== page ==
After Tragedy, Exult in the Goodness of Monotony
I hold her up, watching her face open with anticipation. She and I savor the suspense, then I let go and hear her squeal again, the swing careening forward. Before she's even started to slow, she's signing, "More! More!" She doesn't talk much, this curly-headed two-year-old of mine, but she tells me what she wants with a clear insistence.
"Again?" I ask—as though I'm surprised. We do everything again, and again and again and again. As she leaves behind her baby-ness this year and earns the title "toddler," she never does anything only once.
My coffee is rapidly cooling on the kitchen counter. I have work to do, phone calls to make, appointments to schedule. I feel an urgency to be doing—especially during a time that I feel particularly helpless and heavy. But I resist the urge to end her fun, and instead say, "Again!" These mornings of more and again and childhood delight are slipping away. I know I should learn from her; that, like Chesterton says, I've lost my ability to "exult in monotony" like she can.
“Because children have abounding vitality, because they are in spirit fierce and free, therefore they want things repeated and unchanged. They always say, "Do it again"; and the grown-up person does it again until he is nearly dead. For grown-up people are not strong enough to exult in monotony. But perhaps God is strong enough to exult in monotony. It is possible that God says every morning, "Do it again" to the sun; and every evening, "Do it again" to the moon. It may not be automatic necessity that makes all daisies alike; it may be that God makes every daisy separately, but has never got tired of making them. It may be that He has the eternal appetite of infancy; for we have sinned and grown old, and our Father is younger than we.”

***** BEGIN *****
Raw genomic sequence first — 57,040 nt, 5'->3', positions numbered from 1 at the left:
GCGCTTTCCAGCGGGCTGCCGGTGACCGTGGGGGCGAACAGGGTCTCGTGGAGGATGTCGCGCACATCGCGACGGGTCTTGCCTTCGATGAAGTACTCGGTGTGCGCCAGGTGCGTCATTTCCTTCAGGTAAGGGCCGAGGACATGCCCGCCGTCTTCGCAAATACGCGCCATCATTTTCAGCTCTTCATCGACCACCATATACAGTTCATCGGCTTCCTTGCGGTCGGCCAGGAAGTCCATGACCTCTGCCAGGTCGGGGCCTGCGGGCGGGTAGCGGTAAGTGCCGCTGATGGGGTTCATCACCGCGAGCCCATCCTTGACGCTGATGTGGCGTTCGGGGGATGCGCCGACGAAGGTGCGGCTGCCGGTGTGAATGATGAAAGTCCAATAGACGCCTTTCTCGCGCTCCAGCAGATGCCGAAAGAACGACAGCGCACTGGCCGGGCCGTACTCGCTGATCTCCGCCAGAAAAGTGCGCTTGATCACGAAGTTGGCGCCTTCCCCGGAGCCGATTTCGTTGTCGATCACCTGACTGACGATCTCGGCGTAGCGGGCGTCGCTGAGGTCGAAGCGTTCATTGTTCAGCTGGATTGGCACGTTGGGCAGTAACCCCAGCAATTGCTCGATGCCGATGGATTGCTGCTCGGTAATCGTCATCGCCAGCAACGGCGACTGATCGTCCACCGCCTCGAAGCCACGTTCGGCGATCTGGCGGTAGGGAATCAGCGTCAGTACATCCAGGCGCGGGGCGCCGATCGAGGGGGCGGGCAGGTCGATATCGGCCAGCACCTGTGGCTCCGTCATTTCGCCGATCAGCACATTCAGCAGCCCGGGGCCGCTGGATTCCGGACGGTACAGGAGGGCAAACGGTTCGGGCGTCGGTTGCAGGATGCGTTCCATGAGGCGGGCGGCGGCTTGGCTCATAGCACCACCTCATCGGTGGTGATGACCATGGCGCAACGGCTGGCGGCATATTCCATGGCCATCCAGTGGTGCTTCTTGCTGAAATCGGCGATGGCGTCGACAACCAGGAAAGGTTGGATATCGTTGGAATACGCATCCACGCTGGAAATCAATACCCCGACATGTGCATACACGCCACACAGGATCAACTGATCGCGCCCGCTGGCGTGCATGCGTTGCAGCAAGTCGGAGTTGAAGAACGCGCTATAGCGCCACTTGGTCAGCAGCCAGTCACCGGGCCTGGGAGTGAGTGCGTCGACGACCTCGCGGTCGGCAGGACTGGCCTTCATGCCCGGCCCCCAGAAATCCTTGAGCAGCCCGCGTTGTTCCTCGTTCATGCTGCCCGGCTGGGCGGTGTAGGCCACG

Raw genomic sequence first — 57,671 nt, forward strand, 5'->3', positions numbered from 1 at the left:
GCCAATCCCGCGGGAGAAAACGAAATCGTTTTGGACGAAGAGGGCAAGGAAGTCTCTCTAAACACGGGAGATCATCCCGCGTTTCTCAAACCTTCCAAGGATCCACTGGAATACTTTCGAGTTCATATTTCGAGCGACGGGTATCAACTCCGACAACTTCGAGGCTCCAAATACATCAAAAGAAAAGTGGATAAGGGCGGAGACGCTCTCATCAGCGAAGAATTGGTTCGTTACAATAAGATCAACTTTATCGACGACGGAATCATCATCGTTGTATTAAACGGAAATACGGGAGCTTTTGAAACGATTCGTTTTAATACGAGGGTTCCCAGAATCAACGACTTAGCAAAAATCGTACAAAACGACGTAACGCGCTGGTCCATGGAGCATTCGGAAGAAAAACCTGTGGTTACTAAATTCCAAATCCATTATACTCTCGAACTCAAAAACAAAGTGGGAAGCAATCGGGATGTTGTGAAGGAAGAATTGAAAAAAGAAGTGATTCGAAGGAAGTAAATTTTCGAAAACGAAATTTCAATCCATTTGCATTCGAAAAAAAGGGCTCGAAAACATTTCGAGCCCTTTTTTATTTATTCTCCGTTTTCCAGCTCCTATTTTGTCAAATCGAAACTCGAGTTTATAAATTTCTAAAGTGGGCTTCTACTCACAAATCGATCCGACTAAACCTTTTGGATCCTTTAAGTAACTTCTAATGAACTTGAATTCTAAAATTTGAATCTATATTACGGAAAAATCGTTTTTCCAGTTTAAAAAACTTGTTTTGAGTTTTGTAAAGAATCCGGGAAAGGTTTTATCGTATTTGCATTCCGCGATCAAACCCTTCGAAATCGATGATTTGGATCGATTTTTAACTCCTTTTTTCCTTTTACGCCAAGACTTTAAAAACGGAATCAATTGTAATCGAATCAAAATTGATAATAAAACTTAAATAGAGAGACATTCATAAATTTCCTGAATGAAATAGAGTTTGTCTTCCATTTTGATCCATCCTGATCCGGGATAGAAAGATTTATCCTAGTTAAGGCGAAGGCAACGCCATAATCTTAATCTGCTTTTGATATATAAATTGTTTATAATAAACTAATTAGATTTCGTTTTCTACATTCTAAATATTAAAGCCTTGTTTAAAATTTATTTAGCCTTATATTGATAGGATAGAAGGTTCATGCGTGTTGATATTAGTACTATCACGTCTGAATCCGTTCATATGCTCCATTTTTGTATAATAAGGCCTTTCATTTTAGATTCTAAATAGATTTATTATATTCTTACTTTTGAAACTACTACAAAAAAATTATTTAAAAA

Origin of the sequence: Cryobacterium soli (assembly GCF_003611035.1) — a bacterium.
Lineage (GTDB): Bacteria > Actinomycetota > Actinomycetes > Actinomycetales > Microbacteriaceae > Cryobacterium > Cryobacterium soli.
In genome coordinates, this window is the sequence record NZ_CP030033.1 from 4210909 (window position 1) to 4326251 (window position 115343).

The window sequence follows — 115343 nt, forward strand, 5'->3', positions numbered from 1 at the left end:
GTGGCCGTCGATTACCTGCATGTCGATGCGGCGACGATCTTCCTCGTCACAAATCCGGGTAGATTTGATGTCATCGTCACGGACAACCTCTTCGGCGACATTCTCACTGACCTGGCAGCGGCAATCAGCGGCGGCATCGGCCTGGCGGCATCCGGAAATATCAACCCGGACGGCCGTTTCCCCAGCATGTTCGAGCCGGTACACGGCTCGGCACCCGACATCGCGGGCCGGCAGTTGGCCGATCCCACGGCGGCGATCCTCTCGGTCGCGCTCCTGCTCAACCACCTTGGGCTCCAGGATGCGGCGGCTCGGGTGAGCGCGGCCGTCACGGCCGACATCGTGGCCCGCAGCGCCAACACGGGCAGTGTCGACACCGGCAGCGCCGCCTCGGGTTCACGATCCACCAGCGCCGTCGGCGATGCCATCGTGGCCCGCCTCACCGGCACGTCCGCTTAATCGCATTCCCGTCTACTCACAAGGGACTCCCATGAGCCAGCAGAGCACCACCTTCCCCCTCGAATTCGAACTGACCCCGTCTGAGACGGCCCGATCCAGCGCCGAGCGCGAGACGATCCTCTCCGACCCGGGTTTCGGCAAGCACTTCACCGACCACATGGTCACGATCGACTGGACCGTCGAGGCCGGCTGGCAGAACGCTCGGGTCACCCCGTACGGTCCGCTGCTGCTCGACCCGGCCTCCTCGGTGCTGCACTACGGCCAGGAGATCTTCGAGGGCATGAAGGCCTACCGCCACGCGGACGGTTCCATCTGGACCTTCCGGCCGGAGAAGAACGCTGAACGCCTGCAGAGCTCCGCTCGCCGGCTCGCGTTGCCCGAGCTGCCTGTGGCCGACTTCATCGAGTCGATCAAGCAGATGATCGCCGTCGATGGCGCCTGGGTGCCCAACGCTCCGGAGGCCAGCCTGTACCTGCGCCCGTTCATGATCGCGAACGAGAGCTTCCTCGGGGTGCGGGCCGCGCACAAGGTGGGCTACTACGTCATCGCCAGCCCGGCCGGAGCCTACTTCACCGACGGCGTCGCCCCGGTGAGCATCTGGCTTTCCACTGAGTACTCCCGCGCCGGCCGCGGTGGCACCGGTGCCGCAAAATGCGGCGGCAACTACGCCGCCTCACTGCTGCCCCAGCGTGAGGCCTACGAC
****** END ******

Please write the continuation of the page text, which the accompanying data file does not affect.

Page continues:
- G. K. Chesterton
This summer, I'm watching my daughter awaken. It's curious and strange and beautiful. Every day is different; she learns something new, she discovers an ability, she studies the world. This is the first summer she's solidly a child, no longer a baby. But it's also the last summer—the last summer she'll sign, the last summer she'll count by repeating, "nine, nine, nine," the last summer without a sibling, the last summer she'll be two. Someday there will be a last time she says "Again!"
Then there will be a first time—when she first asks what the words "mass shooting" or "terrorism" or "hate crime" mean. When she asks why mommy's tearing up over breakfast. Somewhere between outgrowing monotony and growing into adulthood she'll begin to confront brokenness and evil and heartbreak. I may be "nearly dead" with repetition and diapers and childhood tantrums; I may selfishly want an end to the interruptions to my day and my sleep. But when all of that comes—and it will, too fast—she'll be waking up to a lost and hurting world.
I live in that world, and I've lined it thoroughly with my own comforts. I have a semblance of control; I organize, clean up, outline, plan. I do nothing twice: I rush through and complete and accomplish. Sometimes these things are connected and coherent and full of meaning. Other times, other Sunday mornings when devastating news lights up my smartphone, those routines are meaningless, stark and empty.
So I'll turn away from the screens and the tasks and instead do something again and again. I'll exult in the monotony of dishes and gardening and diapers because here is something good, right, whole. I'll let her stay innocent—I'll learn something about innocence from her. Mother Teresa told us, "If you want to change the world, go home and love your family." That's world-changing because a loved family turns around and loves—because that kind of investment pays everyone back in kindness, peace, equality and respect.
If you're at home today, on the Monday after a bloody Sunday, wondering what to do, how to help, where to go—stay there and love your family. Raise those tiny humans to change the world.